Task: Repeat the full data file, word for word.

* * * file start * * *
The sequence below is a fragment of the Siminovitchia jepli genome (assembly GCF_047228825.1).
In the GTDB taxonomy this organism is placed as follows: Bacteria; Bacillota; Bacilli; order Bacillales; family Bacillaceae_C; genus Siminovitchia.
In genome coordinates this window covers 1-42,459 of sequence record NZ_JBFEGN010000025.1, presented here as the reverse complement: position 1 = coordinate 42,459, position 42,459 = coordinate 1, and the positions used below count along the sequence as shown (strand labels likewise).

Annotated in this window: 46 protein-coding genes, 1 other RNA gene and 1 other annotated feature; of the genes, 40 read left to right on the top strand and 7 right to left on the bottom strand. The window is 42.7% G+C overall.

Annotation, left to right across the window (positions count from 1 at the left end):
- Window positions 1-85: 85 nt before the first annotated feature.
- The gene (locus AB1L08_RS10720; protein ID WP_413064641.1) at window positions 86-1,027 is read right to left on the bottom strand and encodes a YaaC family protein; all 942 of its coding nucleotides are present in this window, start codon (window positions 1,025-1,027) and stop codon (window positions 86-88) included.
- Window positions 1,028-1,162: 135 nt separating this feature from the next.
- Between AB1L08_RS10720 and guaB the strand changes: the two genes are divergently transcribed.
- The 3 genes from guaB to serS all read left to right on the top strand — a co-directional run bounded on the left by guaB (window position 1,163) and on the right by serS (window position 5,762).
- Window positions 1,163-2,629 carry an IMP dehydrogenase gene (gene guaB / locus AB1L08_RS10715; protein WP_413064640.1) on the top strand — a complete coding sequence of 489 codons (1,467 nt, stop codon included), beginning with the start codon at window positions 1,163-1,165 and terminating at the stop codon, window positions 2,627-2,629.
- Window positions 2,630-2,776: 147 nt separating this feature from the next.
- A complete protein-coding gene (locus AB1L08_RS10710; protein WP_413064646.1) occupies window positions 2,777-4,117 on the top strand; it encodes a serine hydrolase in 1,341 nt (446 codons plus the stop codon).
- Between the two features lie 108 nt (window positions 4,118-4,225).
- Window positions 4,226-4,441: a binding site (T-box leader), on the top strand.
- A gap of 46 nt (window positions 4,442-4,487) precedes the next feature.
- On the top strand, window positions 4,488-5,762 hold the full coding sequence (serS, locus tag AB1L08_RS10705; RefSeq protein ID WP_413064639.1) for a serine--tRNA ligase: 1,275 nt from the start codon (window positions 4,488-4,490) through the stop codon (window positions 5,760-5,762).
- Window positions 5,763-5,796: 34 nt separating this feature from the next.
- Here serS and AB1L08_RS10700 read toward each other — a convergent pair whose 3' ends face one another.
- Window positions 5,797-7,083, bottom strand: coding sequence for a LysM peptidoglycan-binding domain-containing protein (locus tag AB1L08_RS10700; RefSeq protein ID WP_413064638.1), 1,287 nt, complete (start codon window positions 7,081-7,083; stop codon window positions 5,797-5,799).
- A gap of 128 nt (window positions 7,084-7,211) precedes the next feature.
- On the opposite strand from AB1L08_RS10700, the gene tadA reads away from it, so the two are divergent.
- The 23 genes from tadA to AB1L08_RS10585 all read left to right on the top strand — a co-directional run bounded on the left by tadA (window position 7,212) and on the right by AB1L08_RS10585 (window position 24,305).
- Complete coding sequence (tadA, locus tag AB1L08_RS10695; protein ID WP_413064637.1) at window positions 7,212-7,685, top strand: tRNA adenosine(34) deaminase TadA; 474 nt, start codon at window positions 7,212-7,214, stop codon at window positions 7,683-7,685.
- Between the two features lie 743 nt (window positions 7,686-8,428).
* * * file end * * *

The sequence below is a fragment of the Siminovitchia jepli genome (assembly GCF_047228825.1).
In the GTDB taxonomy this organism is placed as follows: Bacteria; Bacillota; Bacilli; order Bacillales; family Bacillaceae_C; genus Siminovitchia.
In genome coordinates this window covers 1-42,459 of sequence record NZ_JBFEGN010000025.1, presented here as the reverse complement: position 1 = coordinate 42,459, position 42,459 = coordinate 1, and the positions used below count along the sequence as shown (strand labels likewise).

Annotated in this window: 46 protein-coding genes, 1 other RNA gene and 1 other annotated feature; of the genes, 40 read left to right on the top strand and 7 right to left on the bottom strand. The window is 42.7% G+C overall.

Annotation, left to right across the window (positions count from 1 at the left end):
- Window positions 1-85: 85 nt before the first annotated feature.
- The gene (locus AB1L08_RS10720; protein ID WP_413064641.1) at window positions 86-1,027 is read right to left on the bottom strand and encodes a YaaC family protein; all 942 of its coding nucleotides are present in this window, start codon (window positions 1,025-1,027) and stop codon (window positions 86-88) included.
- Window positions 1,028-1,162: 135 nt separating this feature from the next.
- Between AB1L08_RS10720 and guaB the strand changes: the two genes are divergently transcribed.
- The 3 genes from guaB to serS all read left to right on the top strand — a co-directional run bounded on the left by guaB (window position 1,163) and on the right by serS (window position 5,762).
- Window positions 1,163-2,629 carry an IMP dehydrogenase gene (gene guaB / locus AB1L08_RS10715; protein WP_413064640.1) on the top strand — a complete coding sequence of 489 codons (1,467 nt, stop codon included), beginning with the start codon at window positions 1,163-1,165 and terminating at the stop codon, window positions 2,627-2,629.
- Window positions 2,630-2,776: 147 nt separating this feature from the next.
- A complete protein-coding gene (locus AB1L08_RS10710; protein WP_413064646.1) occupies window positions 2,777-4,117 on the top strand; it encodes a serine hydrolase in 1,341 nt (446 codons plus the stop codon).
- Between the two features lie 108 nt (window positions 4,118-4,225).
- Window positions 4,226-4,441: a binding site (T-box leader), on the top strand.
- A gap of 46 nt (window positions 4,442-4,487) precedes the next feature.
- On the top strand, window positions 4,488-5,762 hold the full coding sequence (serS, locus tag AB1L08_RS10705; RefSeq protein ID WP_413064639.1) for a serine--tRNA ligase: 1,275 nt from the start codon (window positions 4,488-4,490) through the stop codon (window positions 5,760-5,762).
- Window positions 5,763-5,796: 34 nt separating this feature from the next.
- Here serS and AB1L08_RS10700 read toward each other — a convergent pair whose 3' ends face one another.
- Window positions 5,797-7,083, bottom strand: coding sequence for a LysM peptidoglycan-binding domain-containing protein (locus tag AB1L08_RS10700; RefSeq protein ID WP_413064638.1), 1,287 nt, complete (start codon window positions 7,081-7,083; stop codon window positions 5,797-5,799).
- A gap of 128 nt (window positions 7,084-7,211) precedes the next feature.
- On the opposite strand from AB1L08_RS10700, the gene tadA reads away from it, so the two are divergent.
- The 23 genes from tadA to AB1L08_RS10585 all read left to right on the top strand — a co-directional run bounded on the left by tadA (window position 7,212) and on the right by AB1L08_RS10585 (window position 24,305).
- Complete coding sequence (tadA, locus tag AB1L08_RS10695; protein ID WP_413064637.1) at window positions 7,212-7,685, top strand: tRNA adenosine(34) deaminase TadA; 474 nt, start codon at window positions 7,212-7,214, stop codon at window positions 7,683-7,685.
- Between the two features lie 743 nt (window positions 7,686-8,428).